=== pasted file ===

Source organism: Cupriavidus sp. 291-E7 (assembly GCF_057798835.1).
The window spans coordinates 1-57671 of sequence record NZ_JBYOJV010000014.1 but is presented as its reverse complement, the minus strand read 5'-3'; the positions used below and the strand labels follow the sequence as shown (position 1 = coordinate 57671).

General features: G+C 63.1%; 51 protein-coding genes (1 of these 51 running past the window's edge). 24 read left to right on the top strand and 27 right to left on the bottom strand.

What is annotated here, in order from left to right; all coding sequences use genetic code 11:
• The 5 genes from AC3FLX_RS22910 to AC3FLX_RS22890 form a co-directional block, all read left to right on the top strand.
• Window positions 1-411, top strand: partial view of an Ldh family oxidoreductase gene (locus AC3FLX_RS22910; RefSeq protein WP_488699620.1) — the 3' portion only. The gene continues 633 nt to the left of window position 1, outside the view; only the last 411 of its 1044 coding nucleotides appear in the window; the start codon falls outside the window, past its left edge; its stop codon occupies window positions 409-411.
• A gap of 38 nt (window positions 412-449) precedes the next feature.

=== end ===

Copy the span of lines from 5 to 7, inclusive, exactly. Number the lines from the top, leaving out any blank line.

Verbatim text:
• The 5 genes from AC3FLX_RS22910 to AC3FLX_RS22890 form a co-directional block, all read left to right on the top strand.
• Window positions 1-411, top strand: partial view of an Ldh family oxidoreductase gene (locus AC3FLX_RS22910; RefSeq protein WP_488699620.1) — the 3' portion only. The gene continues 633 nt to the left of window position 1, outside the view; only the last 411 of its 1044 coding nucleotides appear in the window; the start codon falls outside the window, past its left edge; its stop codon occupies window positions 409-411.
• A gap of 38 nt (window positions 412-449) precedes the next feature.